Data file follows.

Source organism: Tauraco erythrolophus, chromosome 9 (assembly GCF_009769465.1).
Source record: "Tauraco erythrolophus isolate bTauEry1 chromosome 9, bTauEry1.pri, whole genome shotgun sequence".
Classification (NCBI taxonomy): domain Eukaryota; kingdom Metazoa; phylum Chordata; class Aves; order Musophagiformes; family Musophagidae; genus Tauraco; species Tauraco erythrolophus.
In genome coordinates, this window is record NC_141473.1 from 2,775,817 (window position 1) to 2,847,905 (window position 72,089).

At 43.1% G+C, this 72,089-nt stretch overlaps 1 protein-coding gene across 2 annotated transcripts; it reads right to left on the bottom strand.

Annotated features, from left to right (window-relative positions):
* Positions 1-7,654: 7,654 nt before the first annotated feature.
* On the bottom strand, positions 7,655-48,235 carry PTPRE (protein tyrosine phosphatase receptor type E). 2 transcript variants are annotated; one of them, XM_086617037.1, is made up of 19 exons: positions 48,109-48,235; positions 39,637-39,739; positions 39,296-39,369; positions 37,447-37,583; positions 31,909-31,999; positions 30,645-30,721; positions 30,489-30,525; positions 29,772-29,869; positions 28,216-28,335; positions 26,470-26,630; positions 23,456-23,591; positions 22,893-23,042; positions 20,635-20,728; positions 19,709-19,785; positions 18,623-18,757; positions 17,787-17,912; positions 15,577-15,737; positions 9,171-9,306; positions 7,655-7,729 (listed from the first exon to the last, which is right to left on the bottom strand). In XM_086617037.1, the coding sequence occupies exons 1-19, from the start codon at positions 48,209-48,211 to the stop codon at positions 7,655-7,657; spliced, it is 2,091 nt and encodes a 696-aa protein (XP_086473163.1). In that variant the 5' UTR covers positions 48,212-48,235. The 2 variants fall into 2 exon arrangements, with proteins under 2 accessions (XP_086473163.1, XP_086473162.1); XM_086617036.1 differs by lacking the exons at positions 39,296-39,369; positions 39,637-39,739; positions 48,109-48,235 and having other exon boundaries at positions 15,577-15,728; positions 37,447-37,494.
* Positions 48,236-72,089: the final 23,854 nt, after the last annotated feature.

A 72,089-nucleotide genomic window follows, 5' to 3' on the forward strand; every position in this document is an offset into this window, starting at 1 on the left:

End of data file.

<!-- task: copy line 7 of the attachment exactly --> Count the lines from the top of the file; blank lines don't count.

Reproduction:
* Positions 1-7,654: 7,654 nt before the first annotated feature.